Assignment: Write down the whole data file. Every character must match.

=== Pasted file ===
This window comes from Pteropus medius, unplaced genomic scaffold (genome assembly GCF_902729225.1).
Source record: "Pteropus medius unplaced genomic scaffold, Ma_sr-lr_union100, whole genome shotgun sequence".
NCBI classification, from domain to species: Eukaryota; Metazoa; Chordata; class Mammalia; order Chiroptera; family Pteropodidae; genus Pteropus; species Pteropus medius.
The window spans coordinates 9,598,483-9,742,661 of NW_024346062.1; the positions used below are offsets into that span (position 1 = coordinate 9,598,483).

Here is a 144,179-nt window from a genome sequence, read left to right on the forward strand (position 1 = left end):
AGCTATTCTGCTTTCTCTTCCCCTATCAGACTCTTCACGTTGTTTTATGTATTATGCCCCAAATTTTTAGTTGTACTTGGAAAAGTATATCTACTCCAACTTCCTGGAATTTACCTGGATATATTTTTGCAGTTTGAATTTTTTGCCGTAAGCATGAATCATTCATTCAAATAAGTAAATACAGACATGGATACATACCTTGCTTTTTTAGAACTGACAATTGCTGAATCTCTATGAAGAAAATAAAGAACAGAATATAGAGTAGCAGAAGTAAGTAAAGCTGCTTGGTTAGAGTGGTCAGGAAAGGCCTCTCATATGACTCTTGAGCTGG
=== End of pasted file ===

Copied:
This window comes from Pteropus medius, unplaced genomic scaffold (genome assembly GCF_902729225.1).
Source record: "Pteropus medius unplaced genomic scaffold, Ma_sr-lr_union100, whole genome shotgun sequence".
NCBI classification, from domain to species: Eukaryota; Metazoa; Chordata; class Mammalia; order Chiroptera; family Pteropodidae; genus Pteropus; species Pteropus medius.
The window spans coordinates 9,598,483-9,742,661 of NW_024346062.1; the positions used below are offsets into that span (position 1 = coordinate 9,598,483).

Here is a 144,179-nt window from a genome sequence, read left to right on the forward strand (position 1 = left end):
AGCTATTCTGCTTTCTCTTCCCCTATCAGACTCTTCACGTTGTTTTATGTATTATGCCCCAAATTTTTAGTTGTACTTGGAAAAGTATATCTACTCCAACTTCCTGGAATTTACCTGGATATATTTTTGCAGTTTGAATTTTTTGCCGTAAGCATGAATCATTCATTCAAATAAGTAAATACAGACATGGATACATACCTTGCTTTTTTAGAACTGACAATTGCTGAATCTCTATGAAGAAAATAAAGAACAGAATATAGAGTAGCAGAAGTAAGTAAAGCTGCTTGGTTAGAGTGGTCAGGAAAGGCCTCTCATATGACTCTTGAGCTGG